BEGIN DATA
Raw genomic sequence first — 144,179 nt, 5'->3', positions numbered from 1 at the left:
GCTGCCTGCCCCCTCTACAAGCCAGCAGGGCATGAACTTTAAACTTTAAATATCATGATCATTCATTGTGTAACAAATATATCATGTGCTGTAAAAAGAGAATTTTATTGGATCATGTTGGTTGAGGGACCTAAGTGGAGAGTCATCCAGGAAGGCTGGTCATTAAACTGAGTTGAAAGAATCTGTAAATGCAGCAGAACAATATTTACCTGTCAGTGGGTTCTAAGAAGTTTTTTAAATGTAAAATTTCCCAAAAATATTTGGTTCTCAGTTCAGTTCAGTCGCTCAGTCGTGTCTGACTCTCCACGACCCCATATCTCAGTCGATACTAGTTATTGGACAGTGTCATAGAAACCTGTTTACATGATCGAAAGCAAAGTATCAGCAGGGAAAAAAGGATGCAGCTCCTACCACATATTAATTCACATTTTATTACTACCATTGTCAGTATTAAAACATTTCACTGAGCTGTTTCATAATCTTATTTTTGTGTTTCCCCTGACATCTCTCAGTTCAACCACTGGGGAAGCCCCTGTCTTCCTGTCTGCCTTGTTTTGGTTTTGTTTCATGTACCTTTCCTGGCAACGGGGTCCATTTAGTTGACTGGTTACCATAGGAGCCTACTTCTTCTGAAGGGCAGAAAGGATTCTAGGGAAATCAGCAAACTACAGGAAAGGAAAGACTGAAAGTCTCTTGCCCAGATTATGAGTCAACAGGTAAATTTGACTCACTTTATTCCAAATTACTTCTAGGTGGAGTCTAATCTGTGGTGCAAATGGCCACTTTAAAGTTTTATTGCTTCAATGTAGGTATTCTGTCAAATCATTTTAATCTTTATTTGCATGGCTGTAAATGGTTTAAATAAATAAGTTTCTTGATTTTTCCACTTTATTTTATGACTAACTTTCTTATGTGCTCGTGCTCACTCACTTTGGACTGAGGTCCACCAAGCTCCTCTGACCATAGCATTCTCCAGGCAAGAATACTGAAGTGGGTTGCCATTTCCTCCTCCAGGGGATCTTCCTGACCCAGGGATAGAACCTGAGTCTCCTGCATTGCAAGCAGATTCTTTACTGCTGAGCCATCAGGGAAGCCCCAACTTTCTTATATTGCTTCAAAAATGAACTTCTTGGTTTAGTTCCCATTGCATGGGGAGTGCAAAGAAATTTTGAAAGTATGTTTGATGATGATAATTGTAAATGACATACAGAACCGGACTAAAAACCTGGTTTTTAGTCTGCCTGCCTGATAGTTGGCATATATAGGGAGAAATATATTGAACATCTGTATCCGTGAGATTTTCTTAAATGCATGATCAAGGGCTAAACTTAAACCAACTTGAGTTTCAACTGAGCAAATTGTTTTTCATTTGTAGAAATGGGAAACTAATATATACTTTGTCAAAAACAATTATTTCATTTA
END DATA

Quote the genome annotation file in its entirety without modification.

Raw genomic sequence first — 144,179 nt, 5'->3', positions numbered from 1 at the left:
GCTGCCTGCCCCCTCTACAAGCCAGCAGGGCATGAACTTTAAACTTTAAATATCATGATCATTCATTGTGTAACAAATATATCATGTGCTGTAAAAAGAGAATTTTATTGGATCATGTTGGTTGAGGGACCTAAGTGGAGAGTCATCCAGGAAGGCTGGTCATTAAACTGAGTTGAAAGAATCTGTAAATGCAGCAGAACAATATTTACCTGTCAGTGGGTTCTAAGAAGTTTTTTAAATGTAAAATTTCCCAAAAATATTTGGTTCTCAGTTCAGTTCAGTCGCTCAGTCGTGTCTGACTCTCCACGACCCCATATCTCAGTCGATACTAGTTATTGGACAGTGTCATAGAAACCTGTTTACATGATCGAAAGCAAAGTATCAGCAGGGAAAAAAGGATGCAGCTCCTACCACATATTAATTCACATTTTATTACTACCATTGTCAGTATTAAAACATTTCACTGAGCTGTTTCATAATCTTATTTTTGTGTTTCCCCTGACATCTCTCAGTTCAACCACTGGGGAAGCCCCTGTCTTCCTGTCTGCCTTGTTTTGGTTTTGTTTCATGTACCTTTCCTGGCAACGGGGTCCATTTAGTTGACTGGTTACCATAGGAGCCTACTTCTTCTGAAGGGCAGAAAGGATTCTAGGGAAATCAGCAAACTACAGGAAAGGAAAGACTGAAAGTCTCTTGCCCAGATTATGAGTCAACAGGTAAATTTGACTCACTTTATTCCAAATTACTTCTAGGTGGAGTCTAATCTGTGGTGCAAATGGCCACTTTAAAGTTTTATTGCTTCAATGTAGGTATTCTGTCAAATCATTTTAATCTTTATTTGCATGGCTGTAAATGGTTTAAATAAATAAGTTTCTTGATTTTTCCACTTTATTTTATGACTAACTTTCTTATGTGCTCGTGCTCACTCACTTTGGACTGAGGTCCACCAAGCTCCTCTGACCATAGCATTCTCCAGGCAAGAATACTGAAGTGGGTTGCCATTTCCTCCTCCAGGGGATCTTCCTGACCCAGGGATAGAACCTGAGTCTCCTGCATTGCAAGCAGATTCTTTACTGCTGAGCCATCAGGGAAGCCCCAACTTTCTTATATTGCTTCAAAAATGAACTTCTTGGTTTAGTTCCCATTGCATGGGGAGTGCAAAGAAATTTTGAAAGTATGTTTGATGATGATAATTGTAAATGACATACAGAACCGGACTAAAAACCTGGTTTTTAGTCTGCCTGCCTGATAGTTGGCATATATAGGGAGAAATATATTGAACATCTGTATCCGTGAGATTTTCTTAAATGCATGATCAAGGGCTAAACTTAAACCAACTTGAGTTTCAACTGAGCAAATTGTTTTTCATTTGTAGAAATGGGAAACTAATATATACTTTGTCAAAAACAATTATTTCATTTA